The Future of Front-of-Pack Nutritional Labeling in Food and Drinks’ report aims to dispel some of the myths, compound some of the confusion and clarify many of the complications surrounding the issue of point of purchase labeling in the food and drink market. Taking a global perspective, the report was written in the first half of 2010 during a time of economic turbulence, political changes and regulatory transformations around the world. It is therefore as forward focused as possible, while providing insight into current, emerging and evolving influential trends and market drivers. As one nutrition labeling expert told the author during the report research, there is “never a good time to write a report like this, as so much changes so fast”. However, there is significant demand for an independent report from within the food and drink industry that provides an overview into the nutrition labeling options being considered by the regulators and major players. This report contains analysis of the influence of mandatory and voluntary labeling regulations on new product development (NPD), marketing and branding strategies, alongside an outline of consumer, manufacturer, retailer and regulator perspectives.
Every year new products are launched that make health claims. The functional food and drinks market has been one of the biggest success stories in the past decade, providing much-needed double-digit growth in the industry. However, the market is experiencing a significant drop in the huge growth that has been typical over the past decade. It is becoming an increasingly difficult market for NPD and a risky investment if the correct marketing, branding and NPD strategies are not adopted that suit the individual markets being targeted. Unilever’s soy fruit juice, AdeZ, is a prime example of a functional failure. Unilever spent €15.1m launching its first major UK brand in 12 years. It failed to even equal this investment, with €10.7m in sales before being pulled 18 months later in April 2008.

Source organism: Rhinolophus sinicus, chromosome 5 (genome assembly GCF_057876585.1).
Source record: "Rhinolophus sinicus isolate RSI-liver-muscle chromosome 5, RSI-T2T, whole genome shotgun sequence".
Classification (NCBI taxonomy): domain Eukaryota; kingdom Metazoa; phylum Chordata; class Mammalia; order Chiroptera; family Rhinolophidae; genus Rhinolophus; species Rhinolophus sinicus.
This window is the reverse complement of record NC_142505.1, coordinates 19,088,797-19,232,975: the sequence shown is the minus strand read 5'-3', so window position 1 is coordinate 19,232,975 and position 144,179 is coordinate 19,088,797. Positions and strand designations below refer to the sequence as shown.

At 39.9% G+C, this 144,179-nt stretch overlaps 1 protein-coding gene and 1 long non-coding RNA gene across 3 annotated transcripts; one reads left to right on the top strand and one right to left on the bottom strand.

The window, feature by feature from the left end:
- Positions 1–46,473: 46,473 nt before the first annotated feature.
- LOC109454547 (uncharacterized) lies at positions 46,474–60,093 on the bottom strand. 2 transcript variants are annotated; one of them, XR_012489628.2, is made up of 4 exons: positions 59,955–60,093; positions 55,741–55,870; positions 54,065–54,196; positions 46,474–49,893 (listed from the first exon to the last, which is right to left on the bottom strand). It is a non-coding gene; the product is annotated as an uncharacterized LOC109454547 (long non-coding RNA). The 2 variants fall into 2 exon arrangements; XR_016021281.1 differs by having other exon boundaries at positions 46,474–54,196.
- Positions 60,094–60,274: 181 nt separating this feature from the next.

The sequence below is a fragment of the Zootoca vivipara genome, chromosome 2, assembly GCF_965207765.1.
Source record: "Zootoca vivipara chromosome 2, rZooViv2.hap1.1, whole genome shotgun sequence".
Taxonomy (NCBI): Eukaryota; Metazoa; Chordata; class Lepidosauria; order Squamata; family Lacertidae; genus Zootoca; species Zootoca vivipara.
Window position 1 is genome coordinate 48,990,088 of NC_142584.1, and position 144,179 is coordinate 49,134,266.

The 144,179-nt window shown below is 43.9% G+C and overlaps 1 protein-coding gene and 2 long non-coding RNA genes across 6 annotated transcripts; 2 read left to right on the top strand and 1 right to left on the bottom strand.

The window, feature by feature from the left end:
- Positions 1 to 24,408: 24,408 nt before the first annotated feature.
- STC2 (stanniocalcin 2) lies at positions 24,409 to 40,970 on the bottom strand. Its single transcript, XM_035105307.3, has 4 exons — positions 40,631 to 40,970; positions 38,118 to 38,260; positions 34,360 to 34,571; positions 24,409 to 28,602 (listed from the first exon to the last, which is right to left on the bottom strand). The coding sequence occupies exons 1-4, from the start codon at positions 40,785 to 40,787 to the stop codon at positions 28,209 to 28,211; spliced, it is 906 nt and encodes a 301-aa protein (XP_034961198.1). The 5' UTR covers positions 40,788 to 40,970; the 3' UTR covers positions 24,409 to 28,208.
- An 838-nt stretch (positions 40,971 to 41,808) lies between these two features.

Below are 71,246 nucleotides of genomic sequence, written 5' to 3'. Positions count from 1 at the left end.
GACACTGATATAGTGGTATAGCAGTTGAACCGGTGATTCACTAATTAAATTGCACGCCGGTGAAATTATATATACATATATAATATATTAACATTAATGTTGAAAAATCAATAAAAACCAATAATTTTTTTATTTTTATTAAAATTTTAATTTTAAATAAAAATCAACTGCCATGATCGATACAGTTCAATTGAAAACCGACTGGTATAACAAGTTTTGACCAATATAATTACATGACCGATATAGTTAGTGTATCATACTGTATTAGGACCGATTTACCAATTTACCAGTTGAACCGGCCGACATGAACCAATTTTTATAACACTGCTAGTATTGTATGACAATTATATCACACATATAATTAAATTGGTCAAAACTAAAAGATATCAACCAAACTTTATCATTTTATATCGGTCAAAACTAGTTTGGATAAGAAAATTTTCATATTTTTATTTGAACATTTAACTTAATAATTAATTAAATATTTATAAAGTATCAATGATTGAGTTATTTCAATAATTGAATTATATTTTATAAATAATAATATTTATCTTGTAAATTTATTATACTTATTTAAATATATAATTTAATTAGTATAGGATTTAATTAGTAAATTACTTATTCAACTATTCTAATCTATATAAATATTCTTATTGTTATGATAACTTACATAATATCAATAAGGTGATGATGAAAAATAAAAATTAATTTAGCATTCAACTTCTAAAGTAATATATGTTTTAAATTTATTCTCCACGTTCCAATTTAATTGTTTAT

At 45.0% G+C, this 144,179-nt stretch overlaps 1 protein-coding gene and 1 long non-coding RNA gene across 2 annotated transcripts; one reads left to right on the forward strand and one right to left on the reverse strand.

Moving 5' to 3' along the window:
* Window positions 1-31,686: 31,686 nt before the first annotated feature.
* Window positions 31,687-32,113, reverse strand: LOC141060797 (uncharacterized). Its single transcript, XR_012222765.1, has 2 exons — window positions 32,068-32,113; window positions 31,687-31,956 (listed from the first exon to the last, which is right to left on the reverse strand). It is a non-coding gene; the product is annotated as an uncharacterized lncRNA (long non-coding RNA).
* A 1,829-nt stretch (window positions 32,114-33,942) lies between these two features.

The depth and differentiation in health claims is one of the primary reasons why regulators feel the need to step in and act. There are concerns that consumers are being confused, misled and even deliberately duped by some manufacturers who make wild, bold and unfounded claims about the health benefits of their products. The regulators are calling for products to make honest health claims that are supported by sufficient, credible scientific evidence. There are also calls for a more unified system of labeling which will make it easier for consumers to make a more informed decision about which food and drink they should buy – if they are indeed looking to make the healthier choice.
Front of pack labeling (FOP) is the primary focus for regulators and forms the main part of the discussion in this report. The objective of this report is to provide some clarity in the nutritional labeling debate and assist manufacturers in their quest to make the right (and least costly) decision for their brand portfolio for the long term.
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